Management that encourages the production of nest clean eggs is probably the best form of hatching egg sanitation. Many producers choose to go the extra step by providing other means of sanitation. Whichever method is chosen, the critical factor is time. The earlier the eggs are sanitized, the better. Bacteria have been reported to penetrate an eggshell in less than 30 minutes after lay.
Sanding, buffing, and wiping hatching eggs are not good methods of sanitation. Sanding and buffing will remove at least part of the cuticle resulting in eggs that are more susceptible to penetration. The sanding process itself may actually grind the bacteria further into the shell. The general rules for sanding, buffing or wiping is that to: never exceed one wipe to remove material on the shell; and don't do it.
Fumigation with formaldehyde gas has been an effective method of hatching egg sanitation. The procedure is to generate a 3X dose of formaldehyde in an air-tight egg holding cabinet or room for 30 minutes. The formaldehyde provides excellent bacterial kill on contact and it is very easy to fumigate a large number of eggs at a time.
One of the deficiencies of formaldehyde fumigation is that it cannot be administered as soon after lay as some other methods of hatching egg sanitation. Another is that its use is now restricted in the US by the Occupational Safety and Health Administration as a possible carcinogen. Other countries are beginning to restrict the use of formaldehyde.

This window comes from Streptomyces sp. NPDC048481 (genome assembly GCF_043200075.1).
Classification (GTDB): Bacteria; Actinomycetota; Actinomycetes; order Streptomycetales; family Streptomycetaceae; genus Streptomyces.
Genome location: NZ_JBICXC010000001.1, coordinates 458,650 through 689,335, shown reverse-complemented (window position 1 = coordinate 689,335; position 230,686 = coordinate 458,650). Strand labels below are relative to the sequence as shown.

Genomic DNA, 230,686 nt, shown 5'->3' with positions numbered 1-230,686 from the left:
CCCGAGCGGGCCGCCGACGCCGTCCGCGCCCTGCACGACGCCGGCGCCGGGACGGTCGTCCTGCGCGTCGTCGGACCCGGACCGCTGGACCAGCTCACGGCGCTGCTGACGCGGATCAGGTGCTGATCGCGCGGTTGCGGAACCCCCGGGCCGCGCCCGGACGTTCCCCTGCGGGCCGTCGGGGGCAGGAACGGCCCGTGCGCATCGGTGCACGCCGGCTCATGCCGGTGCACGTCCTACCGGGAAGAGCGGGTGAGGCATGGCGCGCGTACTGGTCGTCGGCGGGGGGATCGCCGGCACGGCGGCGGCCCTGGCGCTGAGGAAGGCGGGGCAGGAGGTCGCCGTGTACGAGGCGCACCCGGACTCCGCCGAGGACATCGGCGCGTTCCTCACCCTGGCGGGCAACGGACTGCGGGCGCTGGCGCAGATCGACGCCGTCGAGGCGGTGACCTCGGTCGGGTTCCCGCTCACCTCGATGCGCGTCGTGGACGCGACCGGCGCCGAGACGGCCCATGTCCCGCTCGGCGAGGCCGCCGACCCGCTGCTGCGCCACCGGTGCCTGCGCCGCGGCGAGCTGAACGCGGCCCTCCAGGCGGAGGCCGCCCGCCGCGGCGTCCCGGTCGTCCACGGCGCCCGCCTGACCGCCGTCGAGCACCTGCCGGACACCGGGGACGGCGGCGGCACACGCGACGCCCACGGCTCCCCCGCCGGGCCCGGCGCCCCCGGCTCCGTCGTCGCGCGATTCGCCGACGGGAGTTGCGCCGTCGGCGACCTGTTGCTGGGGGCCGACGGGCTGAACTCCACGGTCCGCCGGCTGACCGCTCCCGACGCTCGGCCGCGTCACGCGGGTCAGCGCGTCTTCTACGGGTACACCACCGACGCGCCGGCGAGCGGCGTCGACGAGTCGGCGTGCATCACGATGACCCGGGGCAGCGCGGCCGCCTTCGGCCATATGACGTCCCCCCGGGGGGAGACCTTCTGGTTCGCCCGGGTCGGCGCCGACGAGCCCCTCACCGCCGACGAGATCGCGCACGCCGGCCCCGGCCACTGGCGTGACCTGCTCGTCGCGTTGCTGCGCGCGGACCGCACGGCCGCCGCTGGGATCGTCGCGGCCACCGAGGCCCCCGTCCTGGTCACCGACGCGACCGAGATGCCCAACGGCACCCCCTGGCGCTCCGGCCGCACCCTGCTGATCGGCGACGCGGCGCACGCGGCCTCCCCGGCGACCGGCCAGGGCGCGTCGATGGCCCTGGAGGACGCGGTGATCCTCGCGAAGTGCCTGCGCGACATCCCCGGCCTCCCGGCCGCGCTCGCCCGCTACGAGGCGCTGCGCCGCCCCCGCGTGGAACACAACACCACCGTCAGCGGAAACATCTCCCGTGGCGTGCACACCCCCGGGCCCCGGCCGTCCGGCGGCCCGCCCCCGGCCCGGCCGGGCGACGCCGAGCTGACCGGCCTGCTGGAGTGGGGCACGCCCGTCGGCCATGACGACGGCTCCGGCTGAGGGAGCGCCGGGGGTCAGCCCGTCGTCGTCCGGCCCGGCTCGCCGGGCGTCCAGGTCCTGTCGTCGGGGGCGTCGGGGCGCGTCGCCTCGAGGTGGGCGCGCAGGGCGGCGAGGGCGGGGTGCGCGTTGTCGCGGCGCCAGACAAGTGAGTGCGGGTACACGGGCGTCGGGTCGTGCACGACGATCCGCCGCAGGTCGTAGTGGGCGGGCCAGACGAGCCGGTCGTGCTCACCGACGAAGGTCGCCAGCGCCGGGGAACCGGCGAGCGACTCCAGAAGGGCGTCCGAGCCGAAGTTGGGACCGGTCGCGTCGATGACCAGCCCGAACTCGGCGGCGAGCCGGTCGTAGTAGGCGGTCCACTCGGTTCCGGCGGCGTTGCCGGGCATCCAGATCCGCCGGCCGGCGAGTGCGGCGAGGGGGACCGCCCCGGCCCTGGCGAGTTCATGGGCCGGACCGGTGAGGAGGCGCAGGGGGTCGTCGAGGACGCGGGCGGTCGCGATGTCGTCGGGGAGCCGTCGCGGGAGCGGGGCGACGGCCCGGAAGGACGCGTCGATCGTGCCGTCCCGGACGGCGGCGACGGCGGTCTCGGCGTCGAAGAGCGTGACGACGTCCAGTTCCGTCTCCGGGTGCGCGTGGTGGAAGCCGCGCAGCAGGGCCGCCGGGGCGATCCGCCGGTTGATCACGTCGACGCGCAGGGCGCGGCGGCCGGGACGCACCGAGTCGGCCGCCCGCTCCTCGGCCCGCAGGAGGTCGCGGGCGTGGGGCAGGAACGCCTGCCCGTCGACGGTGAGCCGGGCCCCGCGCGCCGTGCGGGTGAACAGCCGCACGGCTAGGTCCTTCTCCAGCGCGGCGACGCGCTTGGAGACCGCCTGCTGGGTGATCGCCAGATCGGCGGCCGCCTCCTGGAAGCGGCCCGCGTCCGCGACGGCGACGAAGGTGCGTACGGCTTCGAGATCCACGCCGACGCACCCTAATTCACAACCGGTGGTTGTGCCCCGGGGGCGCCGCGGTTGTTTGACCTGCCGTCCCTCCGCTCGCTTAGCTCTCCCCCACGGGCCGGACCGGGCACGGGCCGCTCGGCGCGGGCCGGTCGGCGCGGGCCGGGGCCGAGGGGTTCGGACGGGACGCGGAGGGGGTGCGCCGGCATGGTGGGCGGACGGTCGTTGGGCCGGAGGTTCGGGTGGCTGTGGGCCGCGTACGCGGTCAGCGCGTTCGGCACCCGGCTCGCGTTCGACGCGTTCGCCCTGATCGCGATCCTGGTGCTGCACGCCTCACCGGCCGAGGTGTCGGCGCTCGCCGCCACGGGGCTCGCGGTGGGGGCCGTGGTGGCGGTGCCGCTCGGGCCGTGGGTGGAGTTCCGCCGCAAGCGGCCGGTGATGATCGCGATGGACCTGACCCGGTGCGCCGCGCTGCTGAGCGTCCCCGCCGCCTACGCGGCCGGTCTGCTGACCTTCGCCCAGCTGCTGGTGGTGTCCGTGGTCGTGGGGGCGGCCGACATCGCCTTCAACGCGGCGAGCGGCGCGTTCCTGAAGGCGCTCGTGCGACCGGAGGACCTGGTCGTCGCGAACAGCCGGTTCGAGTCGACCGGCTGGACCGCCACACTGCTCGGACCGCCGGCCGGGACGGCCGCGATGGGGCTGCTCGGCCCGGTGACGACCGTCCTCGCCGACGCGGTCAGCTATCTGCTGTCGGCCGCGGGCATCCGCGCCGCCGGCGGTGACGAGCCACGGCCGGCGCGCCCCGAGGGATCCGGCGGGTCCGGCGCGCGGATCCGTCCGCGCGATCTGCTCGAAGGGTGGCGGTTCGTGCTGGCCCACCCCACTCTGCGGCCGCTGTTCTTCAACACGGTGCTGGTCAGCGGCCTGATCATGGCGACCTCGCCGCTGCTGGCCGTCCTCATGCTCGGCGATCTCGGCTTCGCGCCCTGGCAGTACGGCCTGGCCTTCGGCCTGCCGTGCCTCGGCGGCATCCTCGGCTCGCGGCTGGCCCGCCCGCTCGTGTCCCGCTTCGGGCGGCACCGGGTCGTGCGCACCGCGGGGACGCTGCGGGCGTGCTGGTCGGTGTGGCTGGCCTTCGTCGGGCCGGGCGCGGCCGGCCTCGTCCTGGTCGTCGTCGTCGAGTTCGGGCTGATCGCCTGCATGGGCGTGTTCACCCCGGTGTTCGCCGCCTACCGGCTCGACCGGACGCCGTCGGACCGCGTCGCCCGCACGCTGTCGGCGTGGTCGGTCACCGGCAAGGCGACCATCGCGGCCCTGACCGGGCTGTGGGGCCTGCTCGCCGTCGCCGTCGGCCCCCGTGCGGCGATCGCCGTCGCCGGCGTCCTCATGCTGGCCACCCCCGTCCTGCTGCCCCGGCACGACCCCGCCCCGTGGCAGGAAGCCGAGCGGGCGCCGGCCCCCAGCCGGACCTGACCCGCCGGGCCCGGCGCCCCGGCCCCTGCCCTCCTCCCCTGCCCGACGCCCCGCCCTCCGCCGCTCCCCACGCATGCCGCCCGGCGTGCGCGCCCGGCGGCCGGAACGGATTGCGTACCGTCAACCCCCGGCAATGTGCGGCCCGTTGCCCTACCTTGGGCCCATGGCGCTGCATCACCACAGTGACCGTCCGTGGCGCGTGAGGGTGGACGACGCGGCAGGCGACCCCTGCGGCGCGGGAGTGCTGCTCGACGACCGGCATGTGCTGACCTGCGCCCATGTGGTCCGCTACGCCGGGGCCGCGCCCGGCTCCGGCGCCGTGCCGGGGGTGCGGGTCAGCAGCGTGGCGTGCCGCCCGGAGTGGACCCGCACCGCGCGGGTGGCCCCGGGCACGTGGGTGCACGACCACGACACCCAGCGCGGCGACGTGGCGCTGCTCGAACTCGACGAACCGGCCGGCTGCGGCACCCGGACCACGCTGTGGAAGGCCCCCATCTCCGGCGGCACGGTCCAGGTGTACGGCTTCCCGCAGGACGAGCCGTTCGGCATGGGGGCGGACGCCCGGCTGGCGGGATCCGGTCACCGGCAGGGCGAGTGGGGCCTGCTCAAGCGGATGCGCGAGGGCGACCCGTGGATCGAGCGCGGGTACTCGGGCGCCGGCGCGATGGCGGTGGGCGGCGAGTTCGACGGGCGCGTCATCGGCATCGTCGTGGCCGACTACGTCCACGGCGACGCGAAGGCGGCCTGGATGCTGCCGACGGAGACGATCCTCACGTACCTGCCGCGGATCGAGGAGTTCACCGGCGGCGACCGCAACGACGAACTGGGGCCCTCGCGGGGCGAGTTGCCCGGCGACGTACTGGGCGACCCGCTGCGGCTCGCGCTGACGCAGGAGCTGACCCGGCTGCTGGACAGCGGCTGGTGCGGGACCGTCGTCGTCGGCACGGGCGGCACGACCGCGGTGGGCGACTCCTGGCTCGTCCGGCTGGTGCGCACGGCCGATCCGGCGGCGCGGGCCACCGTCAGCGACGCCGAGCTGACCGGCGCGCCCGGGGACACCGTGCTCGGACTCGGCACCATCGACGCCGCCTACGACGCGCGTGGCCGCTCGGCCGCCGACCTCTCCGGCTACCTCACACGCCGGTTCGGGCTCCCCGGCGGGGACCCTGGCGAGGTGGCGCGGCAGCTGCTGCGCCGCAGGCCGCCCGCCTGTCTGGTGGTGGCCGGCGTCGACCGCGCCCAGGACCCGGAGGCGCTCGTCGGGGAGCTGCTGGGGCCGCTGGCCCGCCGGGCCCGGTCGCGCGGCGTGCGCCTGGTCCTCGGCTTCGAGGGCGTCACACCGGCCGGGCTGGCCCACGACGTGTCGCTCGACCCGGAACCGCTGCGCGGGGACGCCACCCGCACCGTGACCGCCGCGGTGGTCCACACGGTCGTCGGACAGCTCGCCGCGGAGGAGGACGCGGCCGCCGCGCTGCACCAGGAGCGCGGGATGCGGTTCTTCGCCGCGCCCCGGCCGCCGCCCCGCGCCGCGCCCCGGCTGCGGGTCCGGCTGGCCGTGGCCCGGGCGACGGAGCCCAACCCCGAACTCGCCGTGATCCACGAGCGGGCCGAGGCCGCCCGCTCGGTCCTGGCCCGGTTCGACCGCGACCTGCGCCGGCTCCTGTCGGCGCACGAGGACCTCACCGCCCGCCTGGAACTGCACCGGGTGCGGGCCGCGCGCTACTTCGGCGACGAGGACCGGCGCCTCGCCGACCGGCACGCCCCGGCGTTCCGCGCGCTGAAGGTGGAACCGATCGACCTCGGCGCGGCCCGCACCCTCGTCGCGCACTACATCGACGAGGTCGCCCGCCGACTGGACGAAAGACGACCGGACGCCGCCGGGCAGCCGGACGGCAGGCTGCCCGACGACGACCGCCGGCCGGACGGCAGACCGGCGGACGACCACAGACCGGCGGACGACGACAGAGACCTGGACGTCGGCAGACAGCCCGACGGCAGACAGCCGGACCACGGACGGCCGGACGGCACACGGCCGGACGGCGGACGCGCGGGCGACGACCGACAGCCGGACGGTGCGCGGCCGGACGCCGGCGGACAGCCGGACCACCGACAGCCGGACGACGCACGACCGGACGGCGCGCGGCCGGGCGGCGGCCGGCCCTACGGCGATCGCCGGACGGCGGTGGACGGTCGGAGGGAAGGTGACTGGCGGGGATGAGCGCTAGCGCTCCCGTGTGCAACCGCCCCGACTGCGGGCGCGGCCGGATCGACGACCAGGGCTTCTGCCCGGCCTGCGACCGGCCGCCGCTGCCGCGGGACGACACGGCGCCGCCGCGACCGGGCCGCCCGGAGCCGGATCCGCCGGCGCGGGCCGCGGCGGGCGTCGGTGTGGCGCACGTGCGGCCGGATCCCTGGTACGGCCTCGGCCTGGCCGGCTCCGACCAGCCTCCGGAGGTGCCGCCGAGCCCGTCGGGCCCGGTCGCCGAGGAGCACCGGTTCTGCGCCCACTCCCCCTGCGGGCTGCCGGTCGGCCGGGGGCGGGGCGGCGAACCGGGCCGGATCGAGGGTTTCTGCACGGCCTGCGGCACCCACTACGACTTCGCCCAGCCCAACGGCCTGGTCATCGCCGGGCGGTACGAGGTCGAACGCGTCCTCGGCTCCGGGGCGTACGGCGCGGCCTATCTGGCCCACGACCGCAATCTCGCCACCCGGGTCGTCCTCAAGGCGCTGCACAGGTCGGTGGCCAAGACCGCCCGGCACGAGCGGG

Hatching eggs may also be fumigated with ozone provided by ozone generators. This method, to date, has not been widely used.
Hand-spraying hatching eggs with a disinfectant is sometimes a moderately effective measure. Solutions of quaternary ammonia, formalin, mixtures of quaternary ammonia, and formalin or phenols have been used for egg sanitation. Some of the drawbacks for hand spraying include low pressure, incomplete shell surface coverage and no temperature control for the disinfectant. All disinfectants work better when the solution temperature is high (>110ºF or >40ºC). Additionally, those eggs with adhering organic matter are not properly sanitized with hand spraying.
A few decades ago, immersing hatching eggs in a vat with heated disinfectant was used to sanitize hatching eggs. Although the procedure was shown to be very effective, it did not work well on a mass basis. Many producers who tried this did not change the solutions frequently enough and caused more contamination than they prevented. The recommended time of immersion was five minutes and there were many instances when the eggs were left in the tank too long resulting in elevated yolk temperatures and lower hatchability. Leaving them in the disinfectant solution too short a time causes inadequate sanitation. The lack of proper temperature control was another major drawback. After repeated immersions the temperature of the solution would fall to ineffective levels. In short, immersion dipping proved to be a very ineffective and even harmful procedure for hatching egg sanitation and has resulted in a bias against hatching egg sanitation in the U.S.